Wireless LANs (WLANs) use electromagnetic radio waves to transport data between computers in a Local Area Network (LAN), without the limitations set by "hard wired network cable or phone wire connection". Whilst simple optical links are commercially available, radio is presently more useful since it is not strictly restricted to line-of-sight paths.
Radio waves are often called radio carriers when they are used to carry information. The data to be transported is superimposed on the radio carrier by various modulation techniques which allow the data to be faithfully reconstructed at the receiving end. Once data is superimposed (modulated) onto the radio carrier, this combined "radio signal" now occupies more than a single frequency since the frequency components or spectra of the modulating data add frequency bandwidth to the basic carrier (in direct proportion to its information content or bit rate). The frequency range which is needed to accommodate a radio signal with any given modulation bandwidth is called a channel. Radio receiver techniques can select one radio channel while efficiently rejecting signals on other frequencies. Many radio signals to and from many users can thereby co-exist in the same place and time without interfering with each other if the radio waves are transmitted at minimum necessary power within different radio channels.
Figure 1 Omnidirectional and High Gain Directional Antenna for 2.4GHz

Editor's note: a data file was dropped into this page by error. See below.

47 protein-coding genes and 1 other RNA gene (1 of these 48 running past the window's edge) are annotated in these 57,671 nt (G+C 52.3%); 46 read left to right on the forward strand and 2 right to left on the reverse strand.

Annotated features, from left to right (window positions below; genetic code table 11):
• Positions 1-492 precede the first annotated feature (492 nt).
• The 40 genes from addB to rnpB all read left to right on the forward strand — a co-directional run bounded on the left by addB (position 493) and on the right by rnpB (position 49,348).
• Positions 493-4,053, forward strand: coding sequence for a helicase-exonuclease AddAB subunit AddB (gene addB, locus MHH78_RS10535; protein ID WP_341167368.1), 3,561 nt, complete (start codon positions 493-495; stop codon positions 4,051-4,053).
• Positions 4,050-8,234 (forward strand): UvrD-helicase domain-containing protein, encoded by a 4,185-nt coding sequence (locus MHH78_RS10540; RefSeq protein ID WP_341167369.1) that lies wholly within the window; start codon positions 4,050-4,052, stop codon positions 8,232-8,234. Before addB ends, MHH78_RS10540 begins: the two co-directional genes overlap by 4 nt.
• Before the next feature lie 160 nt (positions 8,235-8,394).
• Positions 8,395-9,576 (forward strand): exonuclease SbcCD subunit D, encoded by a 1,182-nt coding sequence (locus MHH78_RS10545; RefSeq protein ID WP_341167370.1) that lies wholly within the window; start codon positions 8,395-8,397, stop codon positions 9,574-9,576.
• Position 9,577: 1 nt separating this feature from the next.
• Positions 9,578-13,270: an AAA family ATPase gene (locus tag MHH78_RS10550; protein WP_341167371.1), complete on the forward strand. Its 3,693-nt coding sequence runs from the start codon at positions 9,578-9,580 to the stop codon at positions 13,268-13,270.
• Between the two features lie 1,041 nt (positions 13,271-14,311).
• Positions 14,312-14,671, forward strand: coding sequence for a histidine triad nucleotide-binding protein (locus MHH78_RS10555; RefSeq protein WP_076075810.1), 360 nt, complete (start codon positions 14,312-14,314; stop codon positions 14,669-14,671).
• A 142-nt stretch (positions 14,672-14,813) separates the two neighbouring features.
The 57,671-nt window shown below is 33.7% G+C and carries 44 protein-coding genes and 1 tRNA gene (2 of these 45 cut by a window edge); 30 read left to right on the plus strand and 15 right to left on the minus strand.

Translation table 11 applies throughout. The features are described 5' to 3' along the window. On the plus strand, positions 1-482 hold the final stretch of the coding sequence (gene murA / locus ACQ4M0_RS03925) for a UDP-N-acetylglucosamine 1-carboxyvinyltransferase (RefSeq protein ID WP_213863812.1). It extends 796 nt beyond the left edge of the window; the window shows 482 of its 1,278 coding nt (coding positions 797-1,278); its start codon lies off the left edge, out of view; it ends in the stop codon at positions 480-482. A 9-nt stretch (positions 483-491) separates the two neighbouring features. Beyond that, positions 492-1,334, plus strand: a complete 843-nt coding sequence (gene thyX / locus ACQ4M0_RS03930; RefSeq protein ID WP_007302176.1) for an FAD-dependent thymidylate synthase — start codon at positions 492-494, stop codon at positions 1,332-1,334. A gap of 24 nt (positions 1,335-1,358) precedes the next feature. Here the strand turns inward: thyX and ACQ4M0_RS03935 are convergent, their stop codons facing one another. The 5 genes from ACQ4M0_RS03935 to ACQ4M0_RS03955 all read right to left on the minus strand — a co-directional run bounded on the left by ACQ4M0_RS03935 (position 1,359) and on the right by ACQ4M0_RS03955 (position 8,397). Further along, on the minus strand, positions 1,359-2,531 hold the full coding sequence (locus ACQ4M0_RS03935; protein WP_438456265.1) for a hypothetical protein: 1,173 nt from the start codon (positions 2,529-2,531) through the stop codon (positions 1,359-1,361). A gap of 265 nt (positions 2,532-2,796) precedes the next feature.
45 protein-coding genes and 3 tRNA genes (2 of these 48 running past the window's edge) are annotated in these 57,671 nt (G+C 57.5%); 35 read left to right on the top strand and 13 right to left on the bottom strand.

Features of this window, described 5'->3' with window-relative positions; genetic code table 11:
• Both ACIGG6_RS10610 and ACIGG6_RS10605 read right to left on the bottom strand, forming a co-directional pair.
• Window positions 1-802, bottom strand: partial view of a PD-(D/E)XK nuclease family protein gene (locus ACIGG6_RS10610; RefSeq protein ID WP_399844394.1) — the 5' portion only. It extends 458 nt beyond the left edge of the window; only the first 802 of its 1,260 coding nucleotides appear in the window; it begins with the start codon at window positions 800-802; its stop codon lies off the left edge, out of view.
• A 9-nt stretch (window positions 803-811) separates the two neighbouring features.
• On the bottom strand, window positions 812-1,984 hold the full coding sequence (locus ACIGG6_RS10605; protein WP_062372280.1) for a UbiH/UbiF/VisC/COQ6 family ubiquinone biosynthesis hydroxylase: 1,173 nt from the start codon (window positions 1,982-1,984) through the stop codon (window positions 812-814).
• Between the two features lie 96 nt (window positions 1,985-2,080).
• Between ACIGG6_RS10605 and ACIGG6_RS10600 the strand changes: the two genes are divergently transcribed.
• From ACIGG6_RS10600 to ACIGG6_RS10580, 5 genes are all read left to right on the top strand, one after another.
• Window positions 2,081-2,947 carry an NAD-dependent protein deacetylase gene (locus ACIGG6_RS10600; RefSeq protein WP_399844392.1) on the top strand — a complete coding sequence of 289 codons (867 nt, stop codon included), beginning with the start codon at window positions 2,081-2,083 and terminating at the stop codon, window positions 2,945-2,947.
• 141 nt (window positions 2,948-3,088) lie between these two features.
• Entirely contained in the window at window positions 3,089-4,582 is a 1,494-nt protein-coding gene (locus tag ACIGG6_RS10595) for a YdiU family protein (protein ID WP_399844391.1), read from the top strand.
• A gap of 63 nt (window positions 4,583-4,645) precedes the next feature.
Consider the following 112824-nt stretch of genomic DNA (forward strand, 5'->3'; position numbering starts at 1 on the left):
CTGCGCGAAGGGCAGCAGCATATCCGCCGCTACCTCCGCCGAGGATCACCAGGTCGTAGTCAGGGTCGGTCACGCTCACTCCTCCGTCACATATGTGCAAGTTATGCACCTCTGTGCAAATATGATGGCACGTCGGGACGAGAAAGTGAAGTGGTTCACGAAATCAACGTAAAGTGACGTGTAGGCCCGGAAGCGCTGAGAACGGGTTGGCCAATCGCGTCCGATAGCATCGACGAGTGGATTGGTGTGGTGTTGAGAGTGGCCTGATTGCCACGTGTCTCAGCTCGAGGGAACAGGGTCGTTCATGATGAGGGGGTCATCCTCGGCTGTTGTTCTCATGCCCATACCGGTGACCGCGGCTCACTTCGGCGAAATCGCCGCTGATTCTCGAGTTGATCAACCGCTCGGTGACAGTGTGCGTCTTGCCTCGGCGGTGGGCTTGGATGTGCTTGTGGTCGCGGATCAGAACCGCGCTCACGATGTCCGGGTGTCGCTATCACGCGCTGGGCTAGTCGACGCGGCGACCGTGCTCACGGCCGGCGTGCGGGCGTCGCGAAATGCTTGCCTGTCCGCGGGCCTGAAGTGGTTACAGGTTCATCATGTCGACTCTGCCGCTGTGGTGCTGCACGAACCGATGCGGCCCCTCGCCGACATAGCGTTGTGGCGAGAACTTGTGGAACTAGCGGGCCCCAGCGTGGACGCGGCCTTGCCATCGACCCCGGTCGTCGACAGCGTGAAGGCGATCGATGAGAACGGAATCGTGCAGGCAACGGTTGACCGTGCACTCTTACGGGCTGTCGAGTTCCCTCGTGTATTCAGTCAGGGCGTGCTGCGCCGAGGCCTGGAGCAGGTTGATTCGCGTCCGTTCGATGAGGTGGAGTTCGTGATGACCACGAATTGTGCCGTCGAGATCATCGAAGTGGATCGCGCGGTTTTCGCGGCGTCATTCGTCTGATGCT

Amateur WLAN Repeater (U.K. Telepole Co.)
Commercial Wireless Access Points (WAPs):
In a typical commercial WLAN configuration a radio transmitter/receiver (transceiver) called a Wireless Access Point (WAP), connects to a wired network from a fixed location using a standard Ethernet (IEEE 802.3) cable connection. At a minimum, the access point receives, buffers, and transmits data between the WLAN and the wired network infrastructure.
IEEE 802.11 11Mb/sec Wireless Access Point
(Planet type WAP-2000)
A single commercial wireless access point can support a group of simultaneous users typically with (specification IEEE 802.11) at a range of not more than a couple of hundred metres in free space and much less via obstructions at the very restricted power levels therein specified for licence free users.
The Wireless Access Point (WAP) (or antenna attached with co-axial cable fed, free antenna versions) is usually mounted high and may be mounted essentially anywhere that is practical as long as the desired radio coverage is obtained.
In the United Kingdom, use of IEEE 802.11 equipment is covered by the standard Amateur Radio Operator Licence’s 2.4 GHz frequency allocation which allows unlimited antenna gain and the notional use of self-built linear transmitter power amplifiers, receiver pre-selectors and low noise mast-head amplifiers up to 2450MHz.
With practical and inexpensive improvements to the antenna
systems alone, distant users can anticipate reliable working up
to 25 Km (18 miles) line-of-sight distance even from a WAP using a low
gain (13dBd omni-directional) antenna. Much better performance (over obstructed
paths) may be had with (sector directional) gain antenna systems and amateur
licenced power amplification.
End users access the WLAN through WLAN Adapters, which are implemented as PCIMCIA cards in notebook computers (Figure 3), or use ISA or PCI adapters in desktop computers (Figure 4) or fully integrated devices within hand-held computers.
11 Mb/sec PCIMCIA Adapter (Planet type WL-3550 )
Standard PCI bus Adapter (Planet type WL-2400)
WLAN adapters provide an interface between the client network operating
system (NOS) and the airwaves (via an antenna). The nature of the wireless
connection is transparent to the NOS.
The simplest configuration is an Independent (or peer-to-peer) WLAN that connects a group of PCs with wireless adapters.